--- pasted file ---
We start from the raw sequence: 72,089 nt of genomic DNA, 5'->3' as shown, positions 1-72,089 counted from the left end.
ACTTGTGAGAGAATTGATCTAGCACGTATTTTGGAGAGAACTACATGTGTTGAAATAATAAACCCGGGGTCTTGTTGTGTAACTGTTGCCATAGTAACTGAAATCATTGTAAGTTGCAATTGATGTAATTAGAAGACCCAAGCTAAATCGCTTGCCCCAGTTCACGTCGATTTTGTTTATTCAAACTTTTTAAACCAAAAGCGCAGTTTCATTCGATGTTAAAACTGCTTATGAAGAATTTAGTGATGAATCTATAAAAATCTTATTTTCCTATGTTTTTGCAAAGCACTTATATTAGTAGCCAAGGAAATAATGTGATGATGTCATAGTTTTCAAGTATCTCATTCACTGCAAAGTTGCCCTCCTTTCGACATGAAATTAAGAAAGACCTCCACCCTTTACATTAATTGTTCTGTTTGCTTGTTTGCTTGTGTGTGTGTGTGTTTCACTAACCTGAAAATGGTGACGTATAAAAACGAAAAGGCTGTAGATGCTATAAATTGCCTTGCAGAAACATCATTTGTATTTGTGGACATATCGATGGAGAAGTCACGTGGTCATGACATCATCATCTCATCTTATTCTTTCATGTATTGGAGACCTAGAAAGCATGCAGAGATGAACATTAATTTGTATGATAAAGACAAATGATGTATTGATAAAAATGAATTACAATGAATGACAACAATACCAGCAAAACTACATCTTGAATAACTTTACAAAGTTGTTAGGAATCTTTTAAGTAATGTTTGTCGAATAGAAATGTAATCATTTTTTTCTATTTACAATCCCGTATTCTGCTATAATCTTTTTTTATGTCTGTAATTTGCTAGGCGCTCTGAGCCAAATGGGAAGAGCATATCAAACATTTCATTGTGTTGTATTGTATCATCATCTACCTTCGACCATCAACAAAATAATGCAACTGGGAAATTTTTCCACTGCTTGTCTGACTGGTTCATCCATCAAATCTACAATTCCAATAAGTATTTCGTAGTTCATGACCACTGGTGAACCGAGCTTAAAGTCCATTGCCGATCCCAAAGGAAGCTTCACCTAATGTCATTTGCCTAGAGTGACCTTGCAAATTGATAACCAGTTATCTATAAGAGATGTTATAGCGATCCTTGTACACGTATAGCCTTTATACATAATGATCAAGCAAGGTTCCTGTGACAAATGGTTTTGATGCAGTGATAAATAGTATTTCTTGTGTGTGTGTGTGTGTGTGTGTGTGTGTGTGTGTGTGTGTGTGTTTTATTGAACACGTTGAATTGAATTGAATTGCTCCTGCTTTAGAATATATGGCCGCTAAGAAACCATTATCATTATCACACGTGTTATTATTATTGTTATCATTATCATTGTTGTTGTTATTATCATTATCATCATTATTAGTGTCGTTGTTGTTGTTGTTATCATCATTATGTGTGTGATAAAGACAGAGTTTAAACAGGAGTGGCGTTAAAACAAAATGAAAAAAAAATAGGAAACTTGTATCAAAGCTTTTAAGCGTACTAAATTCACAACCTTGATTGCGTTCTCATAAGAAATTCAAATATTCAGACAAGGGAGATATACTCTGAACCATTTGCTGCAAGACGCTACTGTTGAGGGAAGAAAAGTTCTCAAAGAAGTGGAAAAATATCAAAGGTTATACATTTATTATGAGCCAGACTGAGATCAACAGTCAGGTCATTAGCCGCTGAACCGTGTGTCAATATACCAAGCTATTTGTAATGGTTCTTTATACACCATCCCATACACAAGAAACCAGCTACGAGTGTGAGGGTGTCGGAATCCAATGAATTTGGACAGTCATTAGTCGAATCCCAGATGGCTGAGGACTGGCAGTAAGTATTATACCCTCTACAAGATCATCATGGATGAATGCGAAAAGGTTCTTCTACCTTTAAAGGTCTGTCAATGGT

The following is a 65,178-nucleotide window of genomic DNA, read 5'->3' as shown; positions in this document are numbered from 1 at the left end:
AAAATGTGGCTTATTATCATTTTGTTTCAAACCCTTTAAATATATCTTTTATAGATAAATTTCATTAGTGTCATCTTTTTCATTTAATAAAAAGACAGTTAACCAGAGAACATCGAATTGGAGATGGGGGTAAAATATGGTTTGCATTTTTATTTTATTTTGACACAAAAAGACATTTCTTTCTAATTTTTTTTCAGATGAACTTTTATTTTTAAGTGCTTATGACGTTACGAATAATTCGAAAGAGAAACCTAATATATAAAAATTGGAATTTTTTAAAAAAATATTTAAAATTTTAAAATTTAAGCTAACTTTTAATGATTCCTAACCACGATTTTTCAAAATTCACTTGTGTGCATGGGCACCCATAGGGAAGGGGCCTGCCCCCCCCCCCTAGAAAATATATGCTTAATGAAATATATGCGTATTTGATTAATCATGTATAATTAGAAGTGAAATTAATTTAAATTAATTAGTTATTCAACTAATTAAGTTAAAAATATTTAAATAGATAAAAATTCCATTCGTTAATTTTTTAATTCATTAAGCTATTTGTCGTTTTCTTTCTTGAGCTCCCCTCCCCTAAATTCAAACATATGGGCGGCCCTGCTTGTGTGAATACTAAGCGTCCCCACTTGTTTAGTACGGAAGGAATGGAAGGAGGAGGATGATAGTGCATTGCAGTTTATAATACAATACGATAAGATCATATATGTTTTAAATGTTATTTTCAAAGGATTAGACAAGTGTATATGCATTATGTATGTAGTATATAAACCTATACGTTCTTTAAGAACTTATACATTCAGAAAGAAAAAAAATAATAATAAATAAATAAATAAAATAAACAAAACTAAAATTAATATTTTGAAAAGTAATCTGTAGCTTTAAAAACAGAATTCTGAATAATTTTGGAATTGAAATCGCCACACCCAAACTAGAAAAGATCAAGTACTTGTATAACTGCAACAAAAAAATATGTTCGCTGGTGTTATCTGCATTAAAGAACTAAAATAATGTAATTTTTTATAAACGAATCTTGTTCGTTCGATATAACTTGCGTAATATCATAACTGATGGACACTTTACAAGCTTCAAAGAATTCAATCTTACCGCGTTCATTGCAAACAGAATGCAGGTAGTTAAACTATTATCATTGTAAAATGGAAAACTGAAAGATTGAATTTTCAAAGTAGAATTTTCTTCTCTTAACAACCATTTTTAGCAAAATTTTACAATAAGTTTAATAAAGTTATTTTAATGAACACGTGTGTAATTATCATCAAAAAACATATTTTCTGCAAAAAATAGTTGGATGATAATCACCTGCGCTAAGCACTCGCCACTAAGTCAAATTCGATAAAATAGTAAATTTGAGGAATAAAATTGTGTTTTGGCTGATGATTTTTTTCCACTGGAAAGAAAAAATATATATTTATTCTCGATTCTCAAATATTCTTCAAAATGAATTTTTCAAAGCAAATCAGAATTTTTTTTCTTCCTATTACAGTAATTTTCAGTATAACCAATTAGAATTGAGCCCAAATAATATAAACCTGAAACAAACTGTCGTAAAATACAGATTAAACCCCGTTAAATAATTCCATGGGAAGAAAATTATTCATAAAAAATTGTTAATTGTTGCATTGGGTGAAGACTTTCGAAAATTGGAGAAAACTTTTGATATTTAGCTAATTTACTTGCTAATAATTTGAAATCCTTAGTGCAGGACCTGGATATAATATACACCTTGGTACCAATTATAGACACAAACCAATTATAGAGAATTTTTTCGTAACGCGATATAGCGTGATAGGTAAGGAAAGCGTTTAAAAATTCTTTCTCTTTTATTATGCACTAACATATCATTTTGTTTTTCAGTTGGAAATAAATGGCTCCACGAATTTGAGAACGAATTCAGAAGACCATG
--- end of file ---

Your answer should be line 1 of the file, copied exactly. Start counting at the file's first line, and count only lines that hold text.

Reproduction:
We start from the raw sequence: 72,089 nt of genomic DNA, 5'->3' as shown, positions 1-72,089 counted from the left end.